The Greensward parking issue was reviewed briefly by a Memphis City Council committee Tuesday morning and while questions regarding funding and the proposed museum for photographer William Eggleston were clarified, no formal action on any plan was taken.
Council member Reid Hedgepeth brought the issue to the council’s budget committee seeking clarification on the amount of public, council-approved funds go to both the Overton Park Conservancy (OPC) and the Memphis Zoological Society (MZS), which operates the zoo for the city.
He was told OPC gets $150,000 annually to manage city-owned Overton Park for the city. MZS gets about $3.1 million annually for operations (though the figure has been as high as $3.9 million in the past) and it gets $250,000 each year for maintaining zoo grounds and buildings.
Hedgepeth (along with then Mayor A C Wharton) asked city council attorney Allan Wade to issue on opinion on the zoo’s use of the Greensward for parking. Wade opined that the zoo does have legal authority over the part of the Greensward that officials use for overflow parking.
Hedgepeth said that the trees planted on the Greensward in a protest this weekend (which he incorrectly said was the work of OPC) was not authorized by the resolution that allows OPC to manage the park. (The protest was organized and executed by two citizen-led organizations, Citizens to Protect our Park and Greensward advocates Get Off Our Lawn.)
Still, Hedgepeth wondered why nothing was done about the unauthorized tree planting and those who did it.
“[Planting the trees] is something that puts all of us in a bad position,” Hedgepeth said. “Because we put up resolutions and approve resolutions and what we approve doesn’t give anybody any…it does not let them do these types of improvements either to the park or to the Greensward without city permission.
Yet, they’re allowed to go and do that and the administration has the documents right here in our resolution that says no improvements be done unless they’ve been reviewed by the city engineer, by the administration, and approved. Now, this has happened and we’re all receiving 150-200 emails over it and nothing was done.”
Hedgepeth said after the meeting that he believes Wade's opinion on the Greensward gave zoo officials the full, legal right to remove 27 trees from the Greensward last week.
Hedgepeth wanted to know who authorized the planting of the three trees on the Greensward this weekend. Brian Collins, the city’s chief financial officer, said he wasn’t aware that any group sought permission from the city to plant the trees. Hedgepeth said officials can't allow Overton Park to become “the wild, wild west.”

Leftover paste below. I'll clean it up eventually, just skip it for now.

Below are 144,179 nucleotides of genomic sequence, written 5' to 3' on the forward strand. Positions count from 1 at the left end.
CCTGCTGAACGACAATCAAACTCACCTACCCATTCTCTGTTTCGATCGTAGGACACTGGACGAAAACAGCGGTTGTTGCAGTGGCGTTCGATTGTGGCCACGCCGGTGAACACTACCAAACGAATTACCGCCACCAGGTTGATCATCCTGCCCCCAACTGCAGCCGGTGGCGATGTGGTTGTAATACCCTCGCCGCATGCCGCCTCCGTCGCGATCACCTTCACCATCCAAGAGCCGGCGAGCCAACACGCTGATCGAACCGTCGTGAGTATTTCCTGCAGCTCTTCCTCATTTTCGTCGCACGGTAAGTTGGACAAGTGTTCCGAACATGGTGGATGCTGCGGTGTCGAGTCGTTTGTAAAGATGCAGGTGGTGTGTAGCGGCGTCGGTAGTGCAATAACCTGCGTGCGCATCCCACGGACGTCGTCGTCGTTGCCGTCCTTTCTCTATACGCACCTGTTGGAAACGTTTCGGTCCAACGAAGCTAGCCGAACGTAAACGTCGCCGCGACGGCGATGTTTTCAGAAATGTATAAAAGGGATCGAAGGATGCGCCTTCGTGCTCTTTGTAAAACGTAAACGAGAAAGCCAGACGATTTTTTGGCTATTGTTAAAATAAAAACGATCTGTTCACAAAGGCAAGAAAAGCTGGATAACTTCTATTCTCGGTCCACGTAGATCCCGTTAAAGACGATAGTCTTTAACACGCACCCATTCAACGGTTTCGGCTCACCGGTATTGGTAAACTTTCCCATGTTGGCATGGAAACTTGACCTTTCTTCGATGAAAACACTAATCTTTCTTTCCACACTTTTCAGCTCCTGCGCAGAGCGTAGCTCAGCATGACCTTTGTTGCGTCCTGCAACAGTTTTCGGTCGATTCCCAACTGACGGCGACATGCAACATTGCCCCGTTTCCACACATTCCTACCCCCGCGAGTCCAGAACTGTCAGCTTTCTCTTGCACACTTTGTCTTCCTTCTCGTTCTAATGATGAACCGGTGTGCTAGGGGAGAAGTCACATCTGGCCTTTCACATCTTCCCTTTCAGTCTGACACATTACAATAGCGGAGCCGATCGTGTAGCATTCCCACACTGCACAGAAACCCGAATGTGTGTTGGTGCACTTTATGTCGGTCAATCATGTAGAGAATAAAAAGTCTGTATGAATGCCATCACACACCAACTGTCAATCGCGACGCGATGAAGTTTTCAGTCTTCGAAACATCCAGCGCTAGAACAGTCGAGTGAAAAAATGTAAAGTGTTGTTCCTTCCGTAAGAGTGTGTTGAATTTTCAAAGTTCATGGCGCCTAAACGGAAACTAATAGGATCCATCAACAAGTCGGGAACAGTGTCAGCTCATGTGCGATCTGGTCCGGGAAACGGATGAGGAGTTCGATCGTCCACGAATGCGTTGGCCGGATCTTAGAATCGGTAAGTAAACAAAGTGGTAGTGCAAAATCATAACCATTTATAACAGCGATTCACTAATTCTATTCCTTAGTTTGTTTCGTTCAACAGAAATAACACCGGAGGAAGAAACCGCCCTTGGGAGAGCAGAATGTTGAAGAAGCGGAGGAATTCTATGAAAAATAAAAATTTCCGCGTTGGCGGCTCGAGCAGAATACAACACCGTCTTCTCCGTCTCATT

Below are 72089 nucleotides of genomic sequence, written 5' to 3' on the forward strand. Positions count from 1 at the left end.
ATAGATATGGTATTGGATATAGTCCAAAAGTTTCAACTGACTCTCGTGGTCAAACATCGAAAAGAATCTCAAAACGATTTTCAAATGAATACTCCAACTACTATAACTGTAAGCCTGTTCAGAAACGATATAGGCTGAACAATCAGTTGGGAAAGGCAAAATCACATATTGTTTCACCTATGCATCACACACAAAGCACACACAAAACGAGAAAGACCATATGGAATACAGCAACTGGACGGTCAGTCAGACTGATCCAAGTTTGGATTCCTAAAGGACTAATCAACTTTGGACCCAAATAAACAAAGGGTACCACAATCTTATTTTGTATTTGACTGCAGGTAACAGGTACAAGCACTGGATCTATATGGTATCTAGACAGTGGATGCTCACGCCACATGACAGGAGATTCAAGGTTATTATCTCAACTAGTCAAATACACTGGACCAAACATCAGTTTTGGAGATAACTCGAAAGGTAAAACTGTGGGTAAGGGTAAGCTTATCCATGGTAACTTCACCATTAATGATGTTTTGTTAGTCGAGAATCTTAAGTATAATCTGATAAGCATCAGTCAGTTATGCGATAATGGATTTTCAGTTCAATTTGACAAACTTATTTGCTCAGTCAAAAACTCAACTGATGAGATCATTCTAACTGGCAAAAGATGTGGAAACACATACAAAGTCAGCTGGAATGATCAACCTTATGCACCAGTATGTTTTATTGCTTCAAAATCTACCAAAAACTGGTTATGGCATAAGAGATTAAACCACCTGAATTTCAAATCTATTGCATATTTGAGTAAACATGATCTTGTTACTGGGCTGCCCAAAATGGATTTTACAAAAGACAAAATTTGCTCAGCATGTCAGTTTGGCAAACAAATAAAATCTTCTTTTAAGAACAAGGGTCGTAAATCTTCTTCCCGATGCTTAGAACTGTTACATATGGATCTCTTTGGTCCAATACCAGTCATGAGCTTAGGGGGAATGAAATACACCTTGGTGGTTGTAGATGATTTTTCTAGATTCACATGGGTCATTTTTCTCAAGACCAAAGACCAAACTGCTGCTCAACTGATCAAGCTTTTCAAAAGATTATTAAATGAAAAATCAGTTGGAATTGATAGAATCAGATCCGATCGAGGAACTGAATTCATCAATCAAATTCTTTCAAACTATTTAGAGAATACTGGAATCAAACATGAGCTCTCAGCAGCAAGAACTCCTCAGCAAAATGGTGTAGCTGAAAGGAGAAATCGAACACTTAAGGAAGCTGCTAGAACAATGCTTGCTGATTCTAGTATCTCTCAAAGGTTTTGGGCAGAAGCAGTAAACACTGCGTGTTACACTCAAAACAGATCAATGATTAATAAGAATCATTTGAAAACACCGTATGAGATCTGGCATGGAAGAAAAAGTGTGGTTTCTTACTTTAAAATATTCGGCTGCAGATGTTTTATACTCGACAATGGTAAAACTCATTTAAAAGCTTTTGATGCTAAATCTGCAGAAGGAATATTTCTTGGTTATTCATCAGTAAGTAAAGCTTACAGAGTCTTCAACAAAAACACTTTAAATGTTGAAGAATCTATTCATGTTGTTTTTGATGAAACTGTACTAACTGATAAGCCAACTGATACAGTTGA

Council member Berlin Boyd asked Collins if there was any new information on the proposed museum to be built for the works of Memphis photographer William Eggleston. Talks so far have put the museum on a lot on the park’s south east corner now used as a city maintenance facility. Collins said new Memphis Mayor Jim Strickland has not reviewed the plan.
Boyd offered this “simple solution:” Move the Eggleston museum to the site of the former Walter Simmons housing project in south east Memphis and use the general services lot for zoo parking. Or, he said, the museum could relocate to piece of property near the Memphis Brooks Museum of Art.
“[The] museum would be close to the zoo and the Greensward would not be a factor,” Boyd said. “It makes more logical sense to me.”
Collins said Strickland “intends to think globally” about Overton Park and that he is keeping his options on the issue open.
Strickland was set to meet with zoo and park officials at Memphis City Hall Tuesday at 11 a.m.
Strickland asked zoo and park officials to agree to a mediation process for the parking issue Tuesday, according to a statement from the mayor's office. They are expected to talk to board members and report back in a week.
Here's Strickland's statement:
"Today, Memphis Zoo president/chief executive officer Chuck Brady and Overton Park Conservancy executive director Tina Sullivan met with city chief operating officer Doug McGowen and me regarding the zoo parking situation. Both of these assets are very important to Memphis, and we all agree that there is a parking challenge.
I have asked both sides to voluntarily agree to a mediation process that we expect will produce a road map of solutions that will accommodate present and future needs for everyone in the park and the community. Both parties agreed to talk to their respective boards about that and respond to me this week.
In the short-term, the Greensward will continue to be used for parking on those days in which regular parking is at capacity. The Greensward is always a parking option of last resort for the zoo.
A parking study for the entire park has been commissioned and we would ask for people with all perspectives to provide meaningful input that can help us reach solutions we can all live with. The parking study results will help guide the mediation process.
I continue to ask for your patience as we work diligently to find a long-term resolution that benefits all involved — most importantly the citizens of Memphis, who use these great assets every day."